Ball Don't Lie - NBA

As you've likely heard by now, multiple sources are telling Adrian Wojnarowski that the Spurs are exploring the idea of potentially trading for Phoenix big man Amar'e Stoudemire(notes). The thinking goes that the Spurs are in full-on win-now mode, and though it may cost San Antonio Manu Ginobili(notes) plus rotation parts, the trade off might still be worth it.

For Phoenix, going big-to-small and young-to-old in picking up Manu-for-Amar'e comes down to simple finances. The Suns have been bent on cutting costs since Robert Sarver made his first big splash as Suns owner back in the summer of 2005, costing them a series of young players, and they don't think Amar'e will re-sign in Phoenix after he opts-out of the last year of his contract this summer. They think he's gone, so you might as well try to secure some contributors for his services right now.

That's the logical thinking, for now. We're still not sure about that, but we'll hold off on those thoughts until later in this post.

The immediate reaction, from the comments that dot these pages to the mainstream media bloviators on TV, runs along the line of, "The Spurs wouldn't make that deal. Amar'e Stoudemire isn't what the Spurs are all about."

Well, no. The Spurs are about winning. And though Amar'e doesn't subscribe to the team's usual philosophy of defense-first, and tattoos-last, Gregg Popovich will do anything he can to secure a roster that he thinks will help them win. Even if that means going against type.

And if coach Pop and San Antonio general manager R.C. Buford think Amar'e Stoudemire will help them win, as much as I think I know what's what in this league, I'm inclined to buy their take over mine.

It's Phoenix's intentions, at this early (and hypothetical) point in the game, that I'm concerned about.

The Suns are reeling, in danger of missing the playoffs for the second straight year, and facing all sorts of internal crises. The budget has to be cut. The team's best player, Steve Nash(notes), might be enjoying a career season; but he also about to turn 36 years old. The team's core, at its absolute best (something that, with Nash and Grant Hill(notes) aging), is still far from championship core.

Would trading for Manu Ginobili, George Hill(notes), and Matt Bonner(notes) change that? Likely not. Nash and Manu could ham and egg it like no guard duo we've ever seen before, but they could also fail to mesh properly, working with another guard that needs the ball as much.

I don't quite think that's the point, though.

Manu has an expiring contract. And while it's been accepted that if the Suns pulled the trigger on a deal like this that Manu would be off this summer and that the Suns would enjoy the savings (without adding rookies, the Suns would be at around $46 million in payroll next summer, about six or seven million under the expected cap). But I think we're underestimating the sheer amount of savings that they're thinking about right now.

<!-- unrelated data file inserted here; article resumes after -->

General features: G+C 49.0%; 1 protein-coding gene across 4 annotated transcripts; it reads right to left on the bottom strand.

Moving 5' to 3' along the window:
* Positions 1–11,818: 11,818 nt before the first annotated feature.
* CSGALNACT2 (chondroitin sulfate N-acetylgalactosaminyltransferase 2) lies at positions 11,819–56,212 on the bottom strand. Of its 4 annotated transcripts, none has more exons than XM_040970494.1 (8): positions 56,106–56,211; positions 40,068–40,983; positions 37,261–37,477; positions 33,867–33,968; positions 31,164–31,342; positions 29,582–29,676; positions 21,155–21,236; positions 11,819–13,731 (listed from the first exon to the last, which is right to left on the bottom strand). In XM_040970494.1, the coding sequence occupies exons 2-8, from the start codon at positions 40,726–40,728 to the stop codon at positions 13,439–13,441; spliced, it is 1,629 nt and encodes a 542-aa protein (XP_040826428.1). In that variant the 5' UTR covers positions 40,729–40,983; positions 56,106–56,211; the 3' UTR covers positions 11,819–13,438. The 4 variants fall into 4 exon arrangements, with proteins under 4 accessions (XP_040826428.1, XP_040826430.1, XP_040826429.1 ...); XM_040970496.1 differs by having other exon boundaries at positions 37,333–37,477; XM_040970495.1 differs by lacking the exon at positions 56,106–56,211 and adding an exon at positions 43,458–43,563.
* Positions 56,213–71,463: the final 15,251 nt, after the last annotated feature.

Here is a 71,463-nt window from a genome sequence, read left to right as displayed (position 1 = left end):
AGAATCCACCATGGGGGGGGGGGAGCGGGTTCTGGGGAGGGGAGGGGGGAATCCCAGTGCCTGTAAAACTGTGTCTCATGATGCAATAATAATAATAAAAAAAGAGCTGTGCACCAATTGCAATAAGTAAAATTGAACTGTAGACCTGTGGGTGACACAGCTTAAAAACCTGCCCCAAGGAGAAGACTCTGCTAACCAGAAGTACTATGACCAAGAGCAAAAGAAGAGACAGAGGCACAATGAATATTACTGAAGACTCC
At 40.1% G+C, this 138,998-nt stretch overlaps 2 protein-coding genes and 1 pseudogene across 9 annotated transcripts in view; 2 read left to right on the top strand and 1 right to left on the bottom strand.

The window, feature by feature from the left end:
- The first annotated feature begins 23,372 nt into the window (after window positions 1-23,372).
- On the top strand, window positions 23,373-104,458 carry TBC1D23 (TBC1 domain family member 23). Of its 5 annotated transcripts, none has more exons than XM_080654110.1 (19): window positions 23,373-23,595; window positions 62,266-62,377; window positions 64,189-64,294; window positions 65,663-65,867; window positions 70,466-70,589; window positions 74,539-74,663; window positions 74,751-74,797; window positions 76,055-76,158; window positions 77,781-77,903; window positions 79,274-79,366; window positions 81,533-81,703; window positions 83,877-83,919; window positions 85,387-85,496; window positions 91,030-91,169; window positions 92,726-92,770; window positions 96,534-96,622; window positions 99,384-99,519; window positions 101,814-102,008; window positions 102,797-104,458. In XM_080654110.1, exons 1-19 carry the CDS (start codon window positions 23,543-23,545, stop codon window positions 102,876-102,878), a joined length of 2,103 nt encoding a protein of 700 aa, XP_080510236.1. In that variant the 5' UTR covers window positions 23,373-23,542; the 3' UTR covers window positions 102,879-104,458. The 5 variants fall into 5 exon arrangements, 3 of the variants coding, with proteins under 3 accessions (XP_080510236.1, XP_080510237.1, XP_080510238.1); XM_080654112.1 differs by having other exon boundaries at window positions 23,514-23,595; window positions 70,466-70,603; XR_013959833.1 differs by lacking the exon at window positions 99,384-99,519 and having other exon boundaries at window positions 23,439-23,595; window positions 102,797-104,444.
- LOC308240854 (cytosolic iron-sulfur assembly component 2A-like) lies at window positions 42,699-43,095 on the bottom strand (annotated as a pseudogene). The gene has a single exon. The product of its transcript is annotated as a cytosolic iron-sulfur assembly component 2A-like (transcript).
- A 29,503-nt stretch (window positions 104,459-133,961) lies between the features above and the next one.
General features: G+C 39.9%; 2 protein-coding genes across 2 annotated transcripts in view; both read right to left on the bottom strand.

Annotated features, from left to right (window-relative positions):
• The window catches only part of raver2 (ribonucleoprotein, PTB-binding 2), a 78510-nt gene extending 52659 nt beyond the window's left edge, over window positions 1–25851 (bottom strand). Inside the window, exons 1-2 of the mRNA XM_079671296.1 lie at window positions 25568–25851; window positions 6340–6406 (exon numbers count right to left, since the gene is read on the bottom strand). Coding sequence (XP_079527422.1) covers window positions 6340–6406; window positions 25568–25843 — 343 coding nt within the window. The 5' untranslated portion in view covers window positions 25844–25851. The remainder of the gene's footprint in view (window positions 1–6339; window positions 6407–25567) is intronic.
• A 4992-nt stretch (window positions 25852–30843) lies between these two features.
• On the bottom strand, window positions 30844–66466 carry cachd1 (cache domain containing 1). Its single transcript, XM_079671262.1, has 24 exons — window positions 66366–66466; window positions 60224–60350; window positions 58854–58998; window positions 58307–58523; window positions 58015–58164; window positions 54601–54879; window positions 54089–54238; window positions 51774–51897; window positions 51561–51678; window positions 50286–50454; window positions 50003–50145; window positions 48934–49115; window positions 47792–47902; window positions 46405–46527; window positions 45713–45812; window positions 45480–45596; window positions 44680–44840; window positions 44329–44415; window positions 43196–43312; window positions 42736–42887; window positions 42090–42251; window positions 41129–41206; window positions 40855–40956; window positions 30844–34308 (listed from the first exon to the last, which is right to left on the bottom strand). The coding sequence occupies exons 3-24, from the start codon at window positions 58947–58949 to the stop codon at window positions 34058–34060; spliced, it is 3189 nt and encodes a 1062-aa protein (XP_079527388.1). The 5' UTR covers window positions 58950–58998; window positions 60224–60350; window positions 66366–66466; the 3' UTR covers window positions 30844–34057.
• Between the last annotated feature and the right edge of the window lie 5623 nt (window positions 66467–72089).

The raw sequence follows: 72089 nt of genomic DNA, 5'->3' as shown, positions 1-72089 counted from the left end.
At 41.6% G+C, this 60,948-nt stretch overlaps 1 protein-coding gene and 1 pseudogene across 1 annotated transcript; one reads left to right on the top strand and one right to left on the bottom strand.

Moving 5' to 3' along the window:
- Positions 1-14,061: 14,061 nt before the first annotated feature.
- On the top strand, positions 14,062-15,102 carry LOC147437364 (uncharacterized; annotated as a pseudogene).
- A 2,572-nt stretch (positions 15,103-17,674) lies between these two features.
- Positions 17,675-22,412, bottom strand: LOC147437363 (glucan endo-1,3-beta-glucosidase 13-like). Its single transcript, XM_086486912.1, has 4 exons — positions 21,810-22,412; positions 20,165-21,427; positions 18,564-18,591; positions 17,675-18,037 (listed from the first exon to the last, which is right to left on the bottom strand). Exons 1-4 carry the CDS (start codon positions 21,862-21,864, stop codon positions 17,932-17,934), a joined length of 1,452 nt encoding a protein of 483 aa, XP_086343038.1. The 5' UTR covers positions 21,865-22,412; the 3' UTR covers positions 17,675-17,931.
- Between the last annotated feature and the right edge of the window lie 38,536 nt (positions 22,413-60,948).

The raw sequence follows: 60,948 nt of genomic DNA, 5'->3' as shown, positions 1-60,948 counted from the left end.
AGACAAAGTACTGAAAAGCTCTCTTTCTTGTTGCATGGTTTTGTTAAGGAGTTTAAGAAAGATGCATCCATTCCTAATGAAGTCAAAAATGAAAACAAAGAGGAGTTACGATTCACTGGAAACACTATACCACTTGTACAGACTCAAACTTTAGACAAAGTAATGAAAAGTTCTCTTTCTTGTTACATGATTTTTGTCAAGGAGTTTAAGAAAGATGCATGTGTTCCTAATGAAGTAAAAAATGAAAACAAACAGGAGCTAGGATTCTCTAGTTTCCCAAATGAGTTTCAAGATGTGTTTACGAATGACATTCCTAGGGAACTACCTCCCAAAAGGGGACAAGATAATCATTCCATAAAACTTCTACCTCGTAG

Perhaps the idea that the Suns won't be able to sign Amar'e after the season is just a ruse. They might very well be fearing a Carlos Boozer(notes)-styled, unexpected opt-in. And as it is with the San Antonio front office, I trust the Suns front office to have best handle on what means most ($$$) to Amar'e.

Perhaps the Suns know the lay of the land better than anyone at this point, understanding both Stoudemire better than any team and what this summer's offseason will look like better than Stoudemire does, and they're thinking of trading Amar'e because they know that Stoudemire will actually opt-in next year.

That he'll be on the books for close to $18 million. And while a potent scoring big like Stoudemire is usually worth his weight in gold, I have a good feeling that the Suns are less scared about the typical "we'd lose him for nothing anyway" shrug of shoulders, and more fearful that Amar'e would be opting into almost $18 million that they for years hadn't planned on paying him.

It's been assumed for years, since he returned with a force in 2006-07, that Stoudemire would be opting-out and joining the 2010 free agent class. Since then, the Suns have been furiously cutting salary, while moving high-priced deck chairs like Shawn Marion(notes), Shaquille O'Neal(notes) and Ben Wallace(notes), along with paying money to cut themselves loose from Wallace and former coach Terry Porter's presence.

They've also been preparing for what could be an impending lockout, prepping for what could be the second straight spring without playoff revenue, and do you think (as much as they and we revere someone like Steve Nash) they would have re-signed their former MVP point man to play until he's 38 at over 11 and a half million a year had they known Stoudemire would opt in?

I think they're freaked out that Amar'e might not leave, thinking he'll act pennywise (the impending 2011 CBA will no doubt limit his chances to eventually make more money than he'd make this summer) in the face of being unable to make more than $18 million starting with a new team. And I can't blame them.

And because it's not my money, I can't blame them for looking around for expiring contracts that truly are expiring contracts, and not the sort of "expiring contract" we thought Carlos Boozer owned this time last year.

To me, the oddity in all of this isn't the Spurs, thinking aloud about a player that seems a bit unlike them. It's Phoenix. Still desperate to cut costs, fearful of being "stuck" with a player who can drop 25 and 10 in his sleep.

Related Articles

Ball Don't Lie

Add to My Yahoo RSS

Related Photo Gallery

Y! Sports Blog